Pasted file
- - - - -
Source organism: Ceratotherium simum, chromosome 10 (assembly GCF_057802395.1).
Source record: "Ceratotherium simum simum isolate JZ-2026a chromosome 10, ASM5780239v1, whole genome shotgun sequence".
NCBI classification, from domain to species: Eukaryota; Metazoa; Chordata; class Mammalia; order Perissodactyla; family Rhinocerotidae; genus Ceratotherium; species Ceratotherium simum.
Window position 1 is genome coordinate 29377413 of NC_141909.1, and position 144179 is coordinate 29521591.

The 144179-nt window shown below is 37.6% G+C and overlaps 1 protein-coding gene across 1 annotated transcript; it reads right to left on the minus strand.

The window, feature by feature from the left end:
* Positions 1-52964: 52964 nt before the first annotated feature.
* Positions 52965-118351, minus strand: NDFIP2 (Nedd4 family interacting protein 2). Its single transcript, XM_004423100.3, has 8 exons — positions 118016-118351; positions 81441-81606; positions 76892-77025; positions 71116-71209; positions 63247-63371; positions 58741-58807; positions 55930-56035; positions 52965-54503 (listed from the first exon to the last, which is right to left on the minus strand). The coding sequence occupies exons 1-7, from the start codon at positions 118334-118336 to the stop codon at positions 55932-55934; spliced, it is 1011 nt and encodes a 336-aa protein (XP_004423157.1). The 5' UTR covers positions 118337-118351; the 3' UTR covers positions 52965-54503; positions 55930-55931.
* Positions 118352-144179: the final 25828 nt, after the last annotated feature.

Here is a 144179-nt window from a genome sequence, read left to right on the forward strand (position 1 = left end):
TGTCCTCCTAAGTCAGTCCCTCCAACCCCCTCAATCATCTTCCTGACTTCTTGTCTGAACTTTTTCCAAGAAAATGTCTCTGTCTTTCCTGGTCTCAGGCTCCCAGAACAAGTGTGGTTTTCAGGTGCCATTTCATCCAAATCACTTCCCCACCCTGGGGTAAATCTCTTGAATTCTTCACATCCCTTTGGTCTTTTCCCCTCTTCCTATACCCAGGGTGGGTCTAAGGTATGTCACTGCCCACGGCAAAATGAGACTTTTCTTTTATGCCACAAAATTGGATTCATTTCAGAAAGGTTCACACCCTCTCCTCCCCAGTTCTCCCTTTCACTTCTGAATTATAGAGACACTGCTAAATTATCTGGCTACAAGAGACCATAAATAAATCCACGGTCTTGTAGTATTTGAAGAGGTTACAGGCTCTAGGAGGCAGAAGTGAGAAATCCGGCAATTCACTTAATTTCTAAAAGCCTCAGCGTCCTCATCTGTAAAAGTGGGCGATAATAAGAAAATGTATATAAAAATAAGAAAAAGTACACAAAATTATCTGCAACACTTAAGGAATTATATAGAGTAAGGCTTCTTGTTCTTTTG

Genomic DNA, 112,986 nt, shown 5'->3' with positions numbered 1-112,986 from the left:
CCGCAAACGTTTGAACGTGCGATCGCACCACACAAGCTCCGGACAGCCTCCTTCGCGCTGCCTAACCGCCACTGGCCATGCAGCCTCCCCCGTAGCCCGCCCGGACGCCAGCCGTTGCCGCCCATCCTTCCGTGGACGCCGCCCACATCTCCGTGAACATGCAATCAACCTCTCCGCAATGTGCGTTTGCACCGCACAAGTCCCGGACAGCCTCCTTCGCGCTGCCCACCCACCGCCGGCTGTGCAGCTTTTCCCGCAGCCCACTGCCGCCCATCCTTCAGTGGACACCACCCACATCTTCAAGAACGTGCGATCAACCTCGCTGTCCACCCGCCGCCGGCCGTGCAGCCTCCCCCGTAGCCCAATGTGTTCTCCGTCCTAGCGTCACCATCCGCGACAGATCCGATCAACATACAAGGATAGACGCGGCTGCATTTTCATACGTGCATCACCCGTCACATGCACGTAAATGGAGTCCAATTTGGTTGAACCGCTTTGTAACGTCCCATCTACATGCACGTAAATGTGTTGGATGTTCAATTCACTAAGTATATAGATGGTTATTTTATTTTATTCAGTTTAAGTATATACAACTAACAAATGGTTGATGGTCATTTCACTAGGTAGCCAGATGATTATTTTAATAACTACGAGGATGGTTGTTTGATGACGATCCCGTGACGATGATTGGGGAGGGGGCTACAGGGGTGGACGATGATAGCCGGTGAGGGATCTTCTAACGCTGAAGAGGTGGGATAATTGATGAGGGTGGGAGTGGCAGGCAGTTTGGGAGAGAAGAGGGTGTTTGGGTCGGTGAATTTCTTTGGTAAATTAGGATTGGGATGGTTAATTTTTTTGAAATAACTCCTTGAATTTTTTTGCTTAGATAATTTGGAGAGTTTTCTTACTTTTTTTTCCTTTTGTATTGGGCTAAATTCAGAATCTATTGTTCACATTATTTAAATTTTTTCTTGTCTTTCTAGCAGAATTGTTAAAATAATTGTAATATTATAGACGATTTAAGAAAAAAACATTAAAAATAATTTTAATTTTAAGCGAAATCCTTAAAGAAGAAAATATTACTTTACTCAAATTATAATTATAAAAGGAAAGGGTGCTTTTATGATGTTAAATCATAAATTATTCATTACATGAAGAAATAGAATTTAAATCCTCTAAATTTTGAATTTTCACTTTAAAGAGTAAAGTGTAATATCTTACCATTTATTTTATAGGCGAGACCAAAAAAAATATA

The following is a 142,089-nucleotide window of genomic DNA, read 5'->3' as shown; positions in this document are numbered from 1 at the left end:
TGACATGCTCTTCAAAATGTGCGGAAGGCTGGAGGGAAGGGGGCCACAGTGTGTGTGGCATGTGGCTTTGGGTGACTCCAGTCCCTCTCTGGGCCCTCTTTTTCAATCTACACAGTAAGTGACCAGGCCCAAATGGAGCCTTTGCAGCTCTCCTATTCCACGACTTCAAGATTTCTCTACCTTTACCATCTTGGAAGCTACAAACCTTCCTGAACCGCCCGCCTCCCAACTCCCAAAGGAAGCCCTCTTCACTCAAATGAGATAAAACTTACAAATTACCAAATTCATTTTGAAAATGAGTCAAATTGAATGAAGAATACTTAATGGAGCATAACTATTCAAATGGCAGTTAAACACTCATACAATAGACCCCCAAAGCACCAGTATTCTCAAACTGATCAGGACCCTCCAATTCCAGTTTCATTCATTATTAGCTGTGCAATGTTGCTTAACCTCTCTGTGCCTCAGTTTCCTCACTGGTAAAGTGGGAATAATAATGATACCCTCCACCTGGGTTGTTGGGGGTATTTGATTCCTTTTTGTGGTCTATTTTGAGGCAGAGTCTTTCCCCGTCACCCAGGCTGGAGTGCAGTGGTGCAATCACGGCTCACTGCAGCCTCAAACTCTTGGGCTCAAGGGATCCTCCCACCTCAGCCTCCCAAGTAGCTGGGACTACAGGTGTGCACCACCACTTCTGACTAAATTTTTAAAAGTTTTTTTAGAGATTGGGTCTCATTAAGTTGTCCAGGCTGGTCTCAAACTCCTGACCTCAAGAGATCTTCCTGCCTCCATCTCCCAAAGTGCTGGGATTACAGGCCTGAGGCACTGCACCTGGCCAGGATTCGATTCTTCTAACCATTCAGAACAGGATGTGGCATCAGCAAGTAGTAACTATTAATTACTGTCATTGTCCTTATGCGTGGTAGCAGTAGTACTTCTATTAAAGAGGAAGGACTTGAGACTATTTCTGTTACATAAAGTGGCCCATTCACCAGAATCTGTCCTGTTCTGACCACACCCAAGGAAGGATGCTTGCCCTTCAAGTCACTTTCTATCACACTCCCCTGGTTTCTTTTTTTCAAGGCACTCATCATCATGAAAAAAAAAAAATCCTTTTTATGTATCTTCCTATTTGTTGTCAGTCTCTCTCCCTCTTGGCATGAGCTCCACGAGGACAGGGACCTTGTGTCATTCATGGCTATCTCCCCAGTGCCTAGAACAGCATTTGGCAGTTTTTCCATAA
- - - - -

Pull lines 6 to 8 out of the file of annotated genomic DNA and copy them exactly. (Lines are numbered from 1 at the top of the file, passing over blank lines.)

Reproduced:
The window, feature by feature from the left end:
* Positions 1-52964: 52964 nt before the first annotated feature.
* Positions 52965-118351, minus strand: NDFIP2 (Nedd4 family interacting protein 2). Its single transcript, XM_004423100.3, has 8 exons — positions 118016-118351; positions 81441-81606; positions 76892-77025; positions 71116-71209; positions 63247-63371; positions 58741-58807; positions 55930-56035; positions 52965-54503 (listed from the first exon to the last, which is right to left on the minus strand). The coding sequence occupies exons 1-7, from the start codon at positions 118334-118336 to the stop codon at positions 55932-55934; spliced, it is 1011 nt and encodes a 336-aa protein (XP_004423157.1). The 5' UTR covers positions 118337-118351; the 3' UTR covers positions 52965-54503; positions 55930-55931.